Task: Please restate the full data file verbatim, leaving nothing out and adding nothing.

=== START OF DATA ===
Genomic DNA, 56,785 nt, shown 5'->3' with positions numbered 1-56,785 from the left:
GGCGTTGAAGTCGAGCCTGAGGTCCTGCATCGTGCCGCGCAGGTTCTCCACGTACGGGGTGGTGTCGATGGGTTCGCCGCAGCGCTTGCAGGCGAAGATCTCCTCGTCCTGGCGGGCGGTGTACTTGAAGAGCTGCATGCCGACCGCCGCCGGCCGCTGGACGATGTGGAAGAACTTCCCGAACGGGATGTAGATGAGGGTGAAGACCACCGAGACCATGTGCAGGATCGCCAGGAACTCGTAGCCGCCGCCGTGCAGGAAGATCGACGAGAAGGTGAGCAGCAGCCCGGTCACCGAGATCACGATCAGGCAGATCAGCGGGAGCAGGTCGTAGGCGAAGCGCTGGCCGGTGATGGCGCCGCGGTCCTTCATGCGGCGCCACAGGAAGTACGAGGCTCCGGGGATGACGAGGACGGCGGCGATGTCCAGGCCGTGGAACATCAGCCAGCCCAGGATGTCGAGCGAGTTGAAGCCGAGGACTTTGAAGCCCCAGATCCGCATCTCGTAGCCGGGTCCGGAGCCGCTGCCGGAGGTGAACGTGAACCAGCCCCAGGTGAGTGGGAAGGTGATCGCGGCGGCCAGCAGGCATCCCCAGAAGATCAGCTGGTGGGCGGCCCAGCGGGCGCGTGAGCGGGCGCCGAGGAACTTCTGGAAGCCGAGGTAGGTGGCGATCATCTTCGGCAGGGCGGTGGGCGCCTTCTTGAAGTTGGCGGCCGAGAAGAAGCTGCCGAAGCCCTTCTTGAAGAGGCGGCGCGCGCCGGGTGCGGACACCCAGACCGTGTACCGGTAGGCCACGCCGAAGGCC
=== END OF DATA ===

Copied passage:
Genomic DNA, 56,785 nt, shown 5'->3' with positions numbered 1-56,785 from the left:
GGCGTTGAAGTCGAGCCTGAGGTCCTGCATCGTGCCGCGCAGGTTCTCCACGTACGGGGTGGTGTCGATGGGTTCGCCGCAGCGCTTGCAGGCGAAGATCTCCTCGTCCTGGCGGGCGGTGTACTTGAAGAGCTGCATGCCGACCGCCGCCGGCCGCTGGACGATGTGGAAGAACTTCCCGAACGGGATGTAGATGAGGGTGAAGACCACCGAGACCATGTGCAGGATCGCCAGGAACTCGTAGCCGCCGCCGTGCAGGAAGATCGACGAGAAGGTGAGCAGCAGCCCGGTCACCGAGATCACGATCAGGCAGATCAGCGGGAGCAGGTCGTAGGCGAAGCGCTGGCCGGTGATGGCGCCGCGGTCCTTCATGCGGCGCCACAGGAAGTACGAGGCTCCGGGGATGACGAGGACGGCGGCGATGTCCAGGCCGTGGAACATCAGCCAGCCCAGGATGTCGAGCGAGTTGAAGCCGAGGACTTTGAAGCCCCAGATCCGCATCTCGTAGCCGGGTCCGGAGCCGCTGCCGGAGGTGAACGTGAACCAGCCCCAGGTGAGTGGGAAGGTGATCGCGGCGGCCAGCAGGCATCCCCAGAAGATCAGCTGGTGGGCGGCCCAGCGGGCGCGTGAGCGGGCGCCGAGGAACTTCTGGAAGCCGAGGTAGGTGGCGATCATCTTCGGCAGGGCGGTGGGCGCCTTCTTGAAGTTGGCGGCCGAGAAGAAGCTGCCGAAGCCCTTCTTGAAGAGGCGGCGCGCGCCGGGTGCGGACACCCAGACCGTGTACCGGTAGGCCACGCCGAAGGCC